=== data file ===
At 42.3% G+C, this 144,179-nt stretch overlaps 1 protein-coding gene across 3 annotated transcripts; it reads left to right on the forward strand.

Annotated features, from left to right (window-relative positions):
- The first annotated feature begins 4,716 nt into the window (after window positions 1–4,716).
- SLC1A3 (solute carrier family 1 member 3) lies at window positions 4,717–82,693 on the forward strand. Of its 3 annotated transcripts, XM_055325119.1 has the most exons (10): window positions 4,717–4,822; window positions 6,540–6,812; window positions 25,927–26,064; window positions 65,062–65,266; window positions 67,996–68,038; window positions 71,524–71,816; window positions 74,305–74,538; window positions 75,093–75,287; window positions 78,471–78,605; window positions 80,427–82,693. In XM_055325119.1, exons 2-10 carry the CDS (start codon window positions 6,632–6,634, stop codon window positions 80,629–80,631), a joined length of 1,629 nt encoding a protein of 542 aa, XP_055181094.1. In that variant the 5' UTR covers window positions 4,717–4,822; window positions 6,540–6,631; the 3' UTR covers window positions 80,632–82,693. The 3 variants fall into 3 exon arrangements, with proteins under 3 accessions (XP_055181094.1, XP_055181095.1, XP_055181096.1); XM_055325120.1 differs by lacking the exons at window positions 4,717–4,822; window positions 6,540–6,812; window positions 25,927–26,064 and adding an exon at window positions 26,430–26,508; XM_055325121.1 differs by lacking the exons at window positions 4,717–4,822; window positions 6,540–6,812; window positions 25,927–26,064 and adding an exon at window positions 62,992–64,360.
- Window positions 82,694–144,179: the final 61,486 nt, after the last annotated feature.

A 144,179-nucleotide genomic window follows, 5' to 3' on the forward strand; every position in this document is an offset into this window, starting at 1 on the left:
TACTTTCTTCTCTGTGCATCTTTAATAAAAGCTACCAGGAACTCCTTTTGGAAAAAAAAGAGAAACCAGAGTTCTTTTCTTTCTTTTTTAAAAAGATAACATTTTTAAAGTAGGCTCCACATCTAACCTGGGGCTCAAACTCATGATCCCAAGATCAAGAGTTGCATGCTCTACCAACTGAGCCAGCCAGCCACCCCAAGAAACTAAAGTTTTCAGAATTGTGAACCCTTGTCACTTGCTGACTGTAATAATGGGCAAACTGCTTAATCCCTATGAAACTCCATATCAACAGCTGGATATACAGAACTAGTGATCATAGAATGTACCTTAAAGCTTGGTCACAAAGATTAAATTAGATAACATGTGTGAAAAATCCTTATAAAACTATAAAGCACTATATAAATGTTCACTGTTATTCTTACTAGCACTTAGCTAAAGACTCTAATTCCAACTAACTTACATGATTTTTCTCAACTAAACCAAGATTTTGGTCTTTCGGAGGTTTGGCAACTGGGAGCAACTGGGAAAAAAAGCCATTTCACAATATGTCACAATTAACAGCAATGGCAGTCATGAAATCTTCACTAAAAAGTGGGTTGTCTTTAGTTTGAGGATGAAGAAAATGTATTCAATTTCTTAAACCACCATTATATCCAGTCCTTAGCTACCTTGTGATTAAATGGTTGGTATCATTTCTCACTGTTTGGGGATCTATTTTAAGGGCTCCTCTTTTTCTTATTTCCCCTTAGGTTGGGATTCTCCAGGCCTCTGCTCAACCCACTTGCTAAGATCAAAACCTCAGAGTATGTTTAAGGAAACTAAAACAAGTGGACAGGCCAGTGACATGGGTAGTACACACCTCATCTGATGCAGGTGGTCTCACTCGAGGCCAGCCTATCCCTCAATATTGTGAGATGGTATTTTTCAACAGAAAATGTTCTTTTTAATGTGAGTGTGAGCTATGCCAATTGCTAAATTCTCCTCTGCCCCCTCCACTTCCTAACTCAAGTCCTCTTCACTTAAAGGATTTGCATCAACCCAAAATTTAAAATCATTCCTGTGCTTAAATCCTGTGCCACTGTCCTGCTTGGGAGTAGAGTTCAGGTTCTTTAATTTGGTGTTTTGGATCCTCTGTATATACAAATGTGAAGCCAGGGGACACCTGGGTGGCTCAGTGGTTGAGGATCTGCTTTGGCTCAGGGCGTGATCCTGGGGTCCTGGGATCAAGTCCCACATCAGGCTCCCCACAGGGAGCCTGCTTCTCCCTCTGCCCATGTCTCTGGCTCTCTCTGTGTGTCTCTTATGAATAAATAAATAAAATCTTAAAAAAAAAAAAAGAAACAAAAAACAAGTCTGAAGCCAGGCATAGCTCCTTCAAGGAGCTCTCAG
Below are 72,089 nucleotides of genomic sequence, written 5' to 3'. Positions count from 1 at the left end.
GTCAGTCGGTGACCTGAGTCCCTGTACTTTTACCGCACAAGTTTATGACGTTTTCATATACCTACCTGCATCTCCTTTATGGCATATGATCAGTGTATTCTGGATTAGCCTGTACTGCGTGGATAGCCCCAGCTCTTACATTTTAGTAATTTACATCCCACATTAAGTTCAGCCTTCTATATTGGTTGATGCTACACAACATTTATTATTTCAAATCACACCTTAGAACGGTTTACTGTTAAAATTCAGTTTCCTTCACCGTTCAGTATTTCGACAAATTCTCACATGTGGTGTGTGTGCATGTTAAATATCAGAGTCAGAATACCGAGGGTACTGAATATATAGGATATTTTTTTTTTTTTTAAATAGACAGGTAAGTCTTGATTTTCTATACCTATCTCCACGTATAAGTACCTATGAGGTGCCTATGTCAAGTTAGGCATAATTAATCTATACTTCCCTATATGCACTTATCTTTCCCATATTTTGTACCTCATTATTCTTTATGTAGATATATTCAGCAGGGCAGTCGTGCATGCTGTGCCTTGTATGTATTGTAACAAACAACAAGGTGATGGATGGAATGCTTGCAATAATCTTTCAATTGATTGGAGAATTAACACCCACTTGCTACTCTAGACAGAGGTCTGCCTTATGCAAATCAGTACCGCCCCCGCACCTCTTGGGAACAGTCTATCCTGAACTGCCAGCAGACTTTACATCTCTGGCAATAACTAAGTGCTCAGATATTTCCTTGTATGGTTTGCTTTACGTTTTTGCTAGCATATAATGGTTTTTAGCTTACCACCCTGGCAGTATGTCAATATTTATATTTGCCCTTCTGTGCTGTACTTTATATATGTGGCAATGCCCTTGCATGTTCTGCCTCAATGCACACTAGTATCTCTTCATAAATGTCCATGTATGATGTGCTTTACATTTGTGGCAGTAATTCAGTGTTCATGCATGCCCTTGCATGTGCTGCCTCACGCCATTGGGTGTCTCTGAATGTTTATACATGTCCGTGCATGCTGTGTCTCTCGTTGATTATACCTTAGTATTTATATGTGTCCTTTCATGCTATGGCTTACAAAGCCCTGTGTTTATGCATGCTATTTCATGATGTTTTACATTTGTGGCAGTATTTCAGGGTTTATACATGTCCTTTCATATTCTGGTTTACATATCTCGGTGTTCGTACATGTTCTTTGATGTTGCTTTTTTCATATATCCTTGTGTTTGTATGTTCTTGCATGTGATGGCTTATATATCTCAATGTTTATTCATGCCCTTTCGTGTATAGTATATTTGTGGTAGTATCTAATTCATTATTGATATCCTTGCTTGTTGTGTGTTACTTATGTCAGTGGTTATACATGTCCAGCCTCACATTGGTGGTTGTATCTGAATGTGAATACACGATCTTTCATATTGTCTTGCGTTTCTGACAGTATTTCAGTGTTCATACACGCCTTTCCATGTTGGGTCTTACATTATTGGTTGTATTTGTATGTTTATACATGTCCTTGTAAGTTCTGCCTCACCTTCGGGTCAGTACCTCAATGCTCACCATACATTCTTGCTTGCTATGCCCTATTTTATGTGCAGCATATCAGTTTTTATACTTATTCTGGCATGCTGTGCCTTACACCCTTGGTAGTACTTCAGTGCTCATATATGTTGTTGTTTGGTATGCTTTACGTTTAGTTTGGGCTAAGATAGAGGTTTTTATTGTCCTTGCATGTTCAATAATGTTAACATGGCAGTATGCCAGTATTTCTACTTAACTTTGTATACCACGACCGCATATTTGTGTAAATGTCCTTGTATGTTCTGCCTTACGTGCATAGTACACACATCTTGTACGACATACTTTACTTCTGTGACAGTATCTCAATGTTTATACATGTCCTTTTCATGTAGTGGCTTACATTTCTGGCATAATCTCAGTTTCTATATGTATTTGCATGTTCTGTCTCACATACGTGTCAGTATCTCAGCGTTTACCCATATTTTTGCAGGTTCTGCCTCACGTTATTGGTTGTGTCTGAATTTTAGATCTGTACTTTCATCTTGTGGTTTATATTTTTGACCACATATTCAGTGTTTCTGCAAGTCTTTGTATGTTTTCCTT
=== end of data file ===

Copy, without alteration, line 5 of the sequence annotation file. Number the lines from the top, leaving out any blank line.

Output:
- Window positions 82,694–144,179: the final 61,486 nt, after the last annotated feature.